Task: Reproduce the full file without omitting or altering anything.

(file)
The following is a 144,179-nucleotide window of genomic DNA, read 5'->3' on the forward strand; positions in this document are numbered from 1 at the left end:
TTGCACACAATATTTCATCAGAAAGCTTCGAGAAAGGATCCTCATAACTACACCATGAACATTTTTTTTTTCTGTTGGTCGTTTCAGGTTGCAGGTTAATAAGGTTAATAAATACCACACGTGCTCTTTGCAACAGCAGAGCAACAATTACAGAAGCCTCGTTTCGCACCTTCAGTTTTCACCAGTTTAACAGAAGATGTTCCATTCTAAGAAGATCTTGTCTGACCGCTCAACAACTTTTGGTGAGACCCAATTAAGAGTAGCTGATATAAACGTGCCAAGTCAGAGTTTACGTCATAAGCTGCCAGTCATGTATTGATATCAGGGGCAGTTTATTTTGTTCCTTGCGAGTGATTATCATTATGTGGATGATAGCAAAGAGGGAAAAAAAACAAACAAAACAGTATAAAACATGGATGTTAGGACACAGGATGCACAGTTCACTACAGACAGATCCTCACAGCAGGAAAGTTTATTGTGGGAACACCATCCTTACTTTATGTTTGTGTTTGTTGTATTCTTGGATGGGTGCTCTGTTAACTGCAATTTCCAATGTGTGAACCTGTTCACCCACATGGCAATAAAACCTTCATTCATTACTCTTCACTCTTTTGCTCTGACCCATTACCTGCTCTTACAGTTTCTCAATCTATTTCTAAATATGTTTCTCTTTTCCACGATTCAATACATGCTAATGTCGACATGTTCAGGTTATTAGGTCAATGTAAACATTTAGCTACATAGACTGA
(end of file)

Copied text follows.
The following is a 144,179-nucleotide window of genomic DNA, read 5'->3' on the forward strand; positions in this document are numbered from 1 at the left end:
TTGCACACAATATTTCATCAGAAAGCTTCGAGAAAGGATCCTCATAACTACACCATGAACATTTTTTTTTTCTGTTGGTCGTTTCAGGTTGCAGGTTAATAAGGTTAATAAATACCACACGTGCTCTTTGCAACAGCAGAGCAACAATTACAGAAGCCTCGTTTCGCACCTTCAGTTTTCACCAGTTTAACAGAAGATGTTCCATTCTAAGAAGATCTTGTCTGACCGCTCAACAACTTTTGGTGAGACCCAATTAAGAGTAGCTGATATAAACGTGCCAAGTCAGAGTTTACGTCATAAGCTGCCAGTCATGTATTGATATCAGGGGCAGTTTATTTTGTTCCTTGCGAGTGATTATCATTATGTGGATGATAGCAAAGAGGGAAAAAAAACAAACAAAACAGTATAAAACATGGATGTTAGGACACAGGATGCACAGTTCACTACAGACAGATCCTCACAGCAGGAAAGTTTATTGTGGGAACACCATCCTTACTTTATGTTTGTGTTTGTTGTATTCTTGGATGGGTGCTCTGTTAACTGCAATTTCCAATGTGTGAACCTGTTCACCCACATGGCAATAAAACCTTCATTCATTACTCTTCACTCTTTTGCTCTGACCCATTACCTGCTCTTACAGTTTCTCAATCTATTTCTAAATATGTTTCTCTTTTCCACGATTCAATACATGCTAATGTCGACATGTTCAGGTTATTAGGTCAATGTAAACATTTAGCTACATAGACTGA